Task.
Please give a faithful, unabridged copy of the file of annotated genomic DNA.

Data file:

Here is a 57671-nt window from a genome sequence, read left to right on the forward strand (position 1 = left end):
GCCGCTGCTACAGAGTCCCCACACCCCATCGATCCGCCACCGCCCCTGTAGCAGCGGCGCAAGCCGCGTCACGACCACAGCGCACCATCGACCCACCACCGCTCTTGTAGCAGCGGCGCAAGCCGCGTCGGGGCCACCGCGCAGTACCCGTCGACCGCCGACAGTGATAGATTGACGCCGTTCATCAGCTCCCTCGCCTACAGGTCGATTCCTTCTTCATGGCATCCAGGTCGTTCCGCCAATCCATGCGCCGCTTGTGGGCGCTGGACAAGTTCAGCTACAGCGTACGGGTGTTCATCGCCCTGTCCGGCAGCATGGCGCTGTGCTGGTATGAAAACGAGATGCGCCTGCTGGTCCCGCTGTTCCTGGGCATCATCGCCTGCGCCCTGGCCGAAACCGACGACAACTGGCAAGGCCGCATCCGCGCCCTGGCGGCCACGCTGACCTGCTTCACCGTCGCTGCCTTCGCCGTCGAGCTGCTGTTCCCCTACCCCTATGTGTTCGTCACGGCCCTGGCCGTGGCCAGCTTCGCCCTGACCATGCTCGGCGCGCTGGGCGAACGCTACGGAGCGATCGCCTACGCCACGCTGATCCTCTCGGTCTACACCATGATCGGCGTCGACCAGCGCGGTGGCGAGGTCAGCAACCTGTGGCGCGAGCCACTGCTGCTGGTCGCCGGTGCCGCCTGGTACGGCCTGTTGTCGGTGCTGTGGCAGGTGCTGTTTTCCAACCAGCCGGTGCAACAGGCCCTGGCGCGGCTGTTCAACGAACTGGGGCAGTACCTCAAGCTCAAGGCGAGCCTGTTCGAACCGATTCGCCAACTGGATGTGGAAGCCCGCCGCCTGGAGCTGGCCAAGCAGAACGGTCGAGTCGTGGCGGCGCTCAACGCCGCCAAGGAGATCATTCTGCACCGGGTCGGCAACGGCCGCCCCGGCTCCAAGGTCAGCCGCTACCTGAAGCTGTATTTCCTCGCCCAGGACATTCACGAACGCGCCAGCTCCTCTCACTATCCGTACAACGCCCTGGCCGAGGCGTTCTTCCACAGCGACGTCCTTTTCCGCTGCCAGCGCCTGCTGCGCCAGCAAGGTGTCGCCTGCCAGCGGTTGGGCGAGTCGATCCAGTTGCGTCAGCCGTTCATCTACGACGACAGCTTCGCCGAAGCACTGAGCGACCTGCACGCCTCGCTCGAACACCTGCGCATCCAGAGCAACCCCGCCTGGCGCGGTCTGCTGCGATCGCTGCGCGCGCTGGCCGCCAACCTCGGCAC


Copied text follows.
Here is a 57671-nt window from a genome sequence, read left to right on the forward strand (position 1 = left end):
GCCGCTGCTACAGAGTCCCCACACCCCATCGATCCGCCACCGCCCCTGTAGCAGCGGCGCAAGCCGCGTCACGACCACAGCGCACCATCGACCCACCACCGCTCTTGTAGCAGCGGCGCAAGCCGCGTCGGGGCCACCGCGCAGTACCCGTCGACCGCCGACAGTGATAGATTGACGCCGTTCATCAGCTCCCTCGCCTACAGGTCGATTCCTTCTTCATGGCATCCAGGTCGTTCCGCCAATCCATGCGCCGCTTGTGGGCGCTGGACAAGTTCAGCTACAGCGTACGGGTGTTCATCGCCCTGTCCGGCAGCATGGCGCTGTGCTGGTATGAAAACGAGATGCGCCTGCTGGTCCCGCTGTTCCTGGGCATCATCGCCTGCGCCCTGGCCGAAACCGACGACAACTGGCAAGGCCGCATCCGCGCCCTGGCGGCCACGCTGACCTGCTTCACCGTCGCTGCCTTCGCCGTCGAGCTGCTGTTCCCCTACCCCTATGTGTTCGTCACGGCCCTGGCCGTGGCCAGCTTCGCCCTGACCATGCTCGGCGCGCTGGGCGAACGCTACGGAGCGATCGCCTACGCCACGCTGATCCTCTCGGTCTACACCATGATCGGCGTCGACCAGCGCGGTGGCGAGGTCAGCAACCTGTGGCGCGAGCCACTGCTGCTGGTCGCCGGTGCCGCCTGGTACGGCCTGTTGTCGGTGCTGTGGCAGGTGCTGTTTTCCAACCAGCCGGTGCAACAGGCCCTGGCGCGGCTGTTCAACGAACTGGGGCAGTACCTCAAGCTCAAGGCGAGCCTGTTCGAACCGATTCGCCAACTGGATGTGGAAGCCCGCCGCCTGGAGCTGGCCAAGCAGAACGGTCGAGTCGTGGCGGCGCTCAACGCCGCCAAGGAGATCATTCTGCACCGGGTCGGCAACGGCCGCCCCGGCTCCAAGGTCAGCCGCTACCTGAAGCTGTATTTCCTCGCCCAGGACATTCACGAACGCGCCAGCTCCTCTCACTATCCGTACAACGCCCTGGCCGAGGCGTTCTTCCACAGCGACGTCCTTTTCCGCTGCCAGCGCCTGCTGCGCCAGCAAGGTGTCGCCTGCCAGCGGTTGGGCGAGTCGATCCAGTTGCGTCAGCCGTTCATCTACGACGACAGCTTCGCCGAAGCACTGAGCGACCTGCACGCCTCGCTCGAACACCTGCGCATCCAGAGCAACCCCGCCTGGCGCGGTCTGCTGCGATCGCTGCGCGCGCTGGCCGCCAACCTCGGCAC